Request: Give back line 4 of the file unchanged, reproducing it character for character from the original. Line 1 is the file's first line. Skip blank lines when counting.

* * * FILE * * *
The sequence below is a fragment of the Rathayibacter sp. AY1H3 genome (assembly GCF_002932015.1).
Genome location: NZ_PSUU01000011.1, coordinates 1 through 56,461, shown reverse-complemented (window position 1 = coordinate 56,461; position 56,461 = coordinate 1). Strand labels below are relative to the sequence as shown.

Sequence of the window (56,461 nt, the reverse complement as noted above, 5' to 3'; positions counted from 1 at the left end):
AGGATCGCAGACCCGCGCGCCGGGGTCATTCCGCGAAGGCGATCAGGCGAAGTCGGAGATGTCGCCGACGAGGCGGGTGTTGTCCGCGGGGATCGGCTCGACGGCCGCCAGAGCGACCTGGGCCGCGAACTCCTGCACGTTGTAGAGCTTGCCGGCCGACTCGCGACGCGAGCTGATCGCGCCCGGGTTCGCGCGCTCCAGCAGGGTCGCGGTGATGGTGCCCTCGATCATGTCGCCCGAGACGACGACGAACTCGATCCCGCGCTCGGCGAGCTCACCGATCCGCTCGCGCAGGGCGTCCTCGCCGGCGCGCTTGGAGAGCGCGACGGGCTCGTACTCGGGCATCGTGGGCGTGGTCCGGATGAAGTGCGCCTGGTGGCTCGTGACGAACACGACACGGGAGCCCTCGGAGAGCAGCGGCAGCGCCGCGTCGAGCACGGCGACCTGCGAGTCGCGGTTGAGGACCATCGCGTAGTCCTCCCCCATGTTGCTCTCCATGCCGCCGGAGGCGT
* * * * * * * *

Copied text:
AGGATCGCAGACCCGCGCGCCGGGGTCATTCCGCGAAGGCGATCAGGCGAAGTCGGAGATGTCGCCGACGAGGCGGGTGTTGTCCGCGGGGATCGGCTCGACGGCCGCCAGAGCGACCTGGGCCGCGAACTCCTGCACGTTGTAGAGCTTGCCGGCCGACTCGCGACGCGAGCTGATCGCGCCCGGGTTCGCGCGCTCCAGCAGGGTCGCGGTGATGGTGCCCTCGATCATGTCGCCCGAGACGACGACGAACTCGATCCCGCGCTCGGCGAGCTCACCGATCCGCTCGCGCAGGGCGTCCTCGCCGGCGCGCTTGGAGAGCGCGACGGGCTCGTACTCGGGCATCGTGGGCGTGGTCCGGATGAAGTGCGCCTGGTGGCTCGTGACGAACACGACACGGGAGCCCTCGGAGAGCAGCGGCAGCGCCGCGTCGAGCACGGCGACCTGCGAGTCGCGGTTGAGGACCATCGCGTAGTCCTCCCCCATGTTGCTCTCCATGCCGCCGGAGGCGT